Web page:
Like other stir-fries, you should choose light sauce to limit the added calories, fat, sugar, and salt.
Buddha’s delight is a great option for vegans and vegetarians. It’s a stir-fry made with tofu and steamed vegetables like bok choy, cabbage, and broccoli in a light, savory sauce.
Because it’s completely plant-based, it contains some fiber, as well as protein from the tofu. One cup (217 grams) provides 193 calories and contains 3 grams of fiber and 9 grams of protein (
When trying to order healthier Chinese takeout foods, it’s important to be aware of the cooking method that’s used.
Many Chinese takeout entrées are battered and deep fried, and you should avoid these, as they are high in added fat, starch, and calories.
Others may be water-velveted, or coated in cornstarch, to provide the smooth, velvety texture of the meat in many stir-fries. Water-velveting is healthier than deep frying but still adds extra starchy carbs and calories.
Ideally, you should choose entrées that are baked, steamed, boiled, or sautéed in a small amount of oil.
Additionally, you should consider serving size. The typical serving size for a Chinese takeout entrée — especially stir-fries — is 1 cup (200–240 grams). Because Chinese takeout often comes in large portions, a single order could contain up to four servings.
To limit calories, make sure you measure out an appropriate portion size and save the rest for other meals.
You should try to choose entrées that are baked, steamed, boiled, or sautéed. Water-velveting adds some carbs and calories, while deep-fried entrées are much higher in fat, carbs, and calories.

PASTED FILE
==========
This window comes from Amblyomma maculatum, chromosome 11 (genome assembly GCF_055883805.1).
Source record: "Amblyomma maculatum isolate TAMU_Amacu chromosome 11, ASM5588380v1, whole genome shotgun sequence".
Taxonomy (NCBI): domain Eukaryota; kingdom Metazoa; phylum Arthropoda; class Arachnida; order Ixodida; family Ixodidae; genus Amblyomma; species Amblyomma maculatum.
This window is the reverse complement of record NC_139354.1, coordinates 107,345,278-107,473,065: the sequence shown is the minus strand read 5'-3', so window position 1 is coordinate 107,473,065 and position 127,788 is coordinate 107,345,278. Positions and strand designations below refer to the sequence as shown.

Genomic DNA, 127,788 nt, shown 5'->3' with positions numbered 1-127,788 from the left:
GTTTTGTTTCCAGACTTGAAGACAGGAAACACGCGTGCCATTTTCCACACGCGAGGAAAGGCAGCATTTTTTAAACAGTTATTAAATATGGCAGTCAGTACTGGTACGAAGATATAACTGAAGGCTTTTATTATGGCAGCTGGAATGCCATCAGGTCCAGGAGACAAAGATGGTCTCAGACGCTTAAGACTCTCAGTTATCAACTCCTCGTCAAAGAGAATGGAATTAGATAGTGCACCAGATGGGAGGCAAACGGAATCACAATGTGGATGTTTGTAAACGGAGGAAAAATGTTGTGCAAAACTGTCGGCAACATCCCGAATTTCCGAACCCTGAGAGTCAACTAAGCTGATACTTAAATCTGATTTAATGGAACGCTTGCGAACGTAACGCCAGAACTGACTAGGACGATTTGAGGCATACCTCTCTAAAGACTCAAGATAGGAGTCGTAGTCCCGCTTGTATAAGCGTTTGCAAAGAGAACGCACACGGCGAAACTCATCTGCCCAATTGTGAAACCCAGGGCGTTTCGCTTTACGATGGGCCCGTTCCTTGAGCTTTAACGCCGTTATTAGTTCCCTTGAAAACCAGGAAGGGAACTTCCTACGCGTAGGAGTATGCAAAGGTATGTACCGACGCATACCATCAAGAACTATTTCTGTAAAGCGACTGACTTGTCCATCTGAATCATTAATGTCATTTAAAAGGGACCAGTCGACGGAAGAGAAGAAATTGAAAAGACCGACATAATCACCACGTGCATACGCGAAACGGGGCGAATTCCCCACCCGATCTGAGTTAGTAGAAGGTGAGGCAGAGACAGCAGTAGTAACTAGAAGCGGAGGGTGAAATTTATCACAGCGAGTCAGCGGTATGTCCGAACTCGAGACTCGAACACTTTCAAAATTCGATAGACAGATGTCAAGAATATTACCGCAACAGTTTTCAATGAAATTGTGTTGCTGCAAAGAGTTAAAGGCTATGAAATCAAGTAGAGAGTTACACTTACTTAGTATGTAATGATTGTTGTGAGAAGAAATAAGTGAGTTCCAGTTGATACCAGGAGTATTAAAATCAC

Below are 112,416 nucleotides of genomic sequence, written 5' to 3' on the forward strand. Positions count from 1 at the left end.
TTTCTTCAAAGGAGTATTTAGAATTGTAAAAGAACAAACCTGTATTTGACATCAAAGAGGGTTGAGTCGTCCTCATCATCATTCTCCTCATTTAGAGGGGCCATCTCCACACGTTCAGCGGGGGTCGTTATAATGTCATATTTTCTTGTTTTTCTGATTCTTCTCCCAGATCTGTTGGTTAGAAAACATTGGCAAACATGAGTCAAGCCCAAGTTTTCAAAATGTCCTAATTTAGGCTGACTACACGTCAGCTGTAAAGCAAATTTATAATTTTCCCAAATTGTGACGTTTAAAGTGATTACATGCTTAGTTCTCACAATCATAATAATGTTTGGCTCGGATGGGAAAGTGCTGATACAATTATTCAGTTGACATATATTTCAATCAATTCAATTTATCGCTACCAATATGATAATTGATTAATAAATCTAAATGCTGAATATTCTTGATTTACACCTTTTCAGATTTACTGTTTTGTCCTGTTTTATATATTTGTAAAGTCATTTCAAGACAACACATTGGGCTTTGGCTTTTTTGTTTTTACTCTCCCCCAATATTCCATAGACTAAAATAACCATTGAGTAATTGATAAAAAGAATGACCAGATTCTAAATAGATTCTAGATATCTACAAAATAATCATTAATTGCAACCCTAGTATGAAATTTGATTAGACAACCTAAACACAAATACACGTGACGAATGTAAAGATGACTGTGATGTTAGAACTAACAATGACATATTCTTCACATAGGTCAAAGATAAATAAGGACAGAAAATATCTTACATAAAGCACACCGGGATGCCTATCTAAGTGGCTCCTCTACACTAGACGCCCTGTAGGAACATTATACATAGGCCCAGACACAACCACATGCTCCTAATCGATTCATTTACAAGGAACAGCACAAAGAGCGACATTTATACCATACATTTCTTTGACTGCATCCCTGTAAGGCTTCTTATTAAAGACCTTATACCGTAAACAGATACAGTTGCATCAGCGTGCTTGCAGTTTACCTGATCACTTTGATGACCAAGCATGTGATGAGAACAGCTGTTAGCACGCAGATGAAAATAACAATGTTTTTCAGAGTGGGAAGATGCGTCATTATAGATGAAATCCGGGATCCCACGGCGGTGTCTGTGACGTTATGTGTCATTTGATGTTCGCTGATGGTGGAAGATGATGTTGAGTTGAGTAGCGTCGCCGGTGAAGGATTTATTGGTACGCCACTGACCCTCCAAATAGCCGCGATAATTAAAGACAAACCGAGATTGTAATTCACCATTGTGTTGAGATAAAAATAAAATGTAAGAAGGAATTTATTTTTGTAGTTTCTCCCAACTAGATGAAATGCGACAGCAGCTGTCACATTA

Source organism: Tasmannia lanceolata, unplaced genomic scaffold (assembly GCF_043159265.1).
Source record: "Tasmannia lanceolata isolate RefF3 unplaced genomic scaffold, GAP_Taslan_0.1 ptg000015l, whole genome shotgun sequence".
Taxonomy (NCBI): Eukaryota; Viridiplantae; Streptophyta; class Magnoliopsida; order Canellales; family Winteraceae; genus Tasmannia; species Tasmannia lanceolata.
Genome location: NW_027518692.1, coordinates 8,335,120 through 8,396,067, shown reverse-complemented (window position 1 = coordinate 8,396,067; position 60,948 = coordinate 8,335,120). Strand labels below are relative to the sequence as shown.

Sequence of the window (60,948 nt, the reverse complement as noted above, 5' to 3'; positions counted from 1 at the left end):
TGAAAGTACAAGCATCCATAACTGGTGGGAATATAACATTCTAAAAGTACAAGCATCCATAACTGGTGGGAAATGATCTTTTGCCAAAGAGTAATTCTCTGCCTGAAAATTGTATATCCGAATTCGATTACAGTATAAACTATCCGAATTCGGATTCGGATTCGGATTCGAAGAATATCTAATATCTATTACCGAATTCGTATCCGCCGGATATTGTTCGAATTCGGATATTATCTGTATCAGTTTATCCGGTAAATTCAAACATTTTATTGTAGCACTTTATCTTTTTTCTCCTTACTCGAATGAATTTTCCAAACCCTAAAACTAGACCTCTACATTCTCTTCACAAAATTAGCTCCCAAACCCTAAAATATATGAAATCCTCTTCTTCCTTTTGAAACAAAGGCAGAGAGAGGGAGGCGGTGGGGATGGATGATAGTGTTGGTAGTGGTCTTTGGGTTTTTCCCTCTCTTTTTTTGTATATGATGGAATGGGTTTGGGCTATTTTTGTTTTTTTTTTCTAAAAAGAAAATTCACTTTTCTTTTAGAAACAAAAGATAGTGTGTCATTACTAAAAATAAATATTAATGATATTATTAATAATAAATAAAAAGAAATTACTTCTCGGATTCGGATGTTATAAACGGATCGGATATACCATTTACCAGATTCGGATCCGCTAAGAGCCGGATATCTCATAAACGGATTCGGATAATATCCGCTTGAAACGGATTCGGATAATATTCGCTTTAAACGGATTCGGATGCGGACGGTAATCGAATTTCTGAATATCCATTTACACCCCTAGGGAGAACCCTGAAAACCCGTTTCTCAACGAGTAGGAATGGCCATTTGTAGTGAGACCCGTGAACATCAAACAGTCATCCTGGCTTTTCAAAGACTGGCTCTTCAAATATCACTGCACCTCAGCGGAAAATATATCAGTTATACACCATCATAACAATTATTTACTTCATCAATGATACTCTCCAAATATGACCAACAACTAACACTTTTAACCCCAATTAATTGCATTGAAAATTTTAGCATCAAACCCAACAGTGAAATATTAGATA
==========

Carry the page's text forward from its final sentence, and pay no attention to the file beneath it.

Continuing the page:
Another important consideration when choosing healthier Chinese takeout is your side item.
Typical Chinese takeout sides like fried rice, lo mein noodles, crab rangoon, and egg rolls are high in calories, fat, and carbs.
Healthier choices include steamed brown rice, sautéed or steamed vegetables, spring rolls, or soups like egg drop soup or hot and sour soup.
Healthy Chinese takeout sides include steamed brown rice, sautéed or steamed vegetables, spring rolls, or soups.
Most Chinese takeout dishes are also served in some kind of sauce. Sauces can be a significant source of calories, fat, sugar, and salt in Chinese dishes — even if it doesn’t seem like there’s much sauce.
As a general rule of thumb, thicker and stickier sauces, such as General Tso’s, are higher in sugar and calories, while thinner sauces are lower in calories unless they are very oily.
Order your dish with light sauce or sauce on the side so you can control how much is added to your food.
Sauces can be a huge source of calories from sugar, fat, and salt. Try to choose light sauces or ask for the sauce on the side.
Monosodium glutamate (MSG) is a controversial additive that’s found in many Chinese takeout dishes. It’s a concentrated source of salty and savory umami flavor and has a flavor profile reminiscent of soy sauce (
However, MSG has long been the subject of scientific controversy. Some people claim that it causes headaches, asthma, and weight gain, but there’s little evidence to support these claims (
Recent research has found that MSG presents little risk of harm to most people when consumed in moderate amounts (
Regardless, if you’re concerned about MSG in your food, be sure to ask your local Chinese restaurant if they use it. In light of the controversy surrounding the substance, some Chinese restaurants have chosen to stop using the additive.
MSG is a common but controversial ingredient in many Chinese takeout dishes. Still, this additive is safe to consume in normal amounts.
Although many Chinese takeout options are unhealthy, there are healthy choices as well.
Stir-fries are a great option because they contain protein from meat or tofu, as well as vegetables, which add fiber and nutrients.
You should also choose healthier cooking options and side dishes, and limit the amount of sauce on your food and your portion size.
With this guide, it’s easy to choose a healthier Chinese takeout option.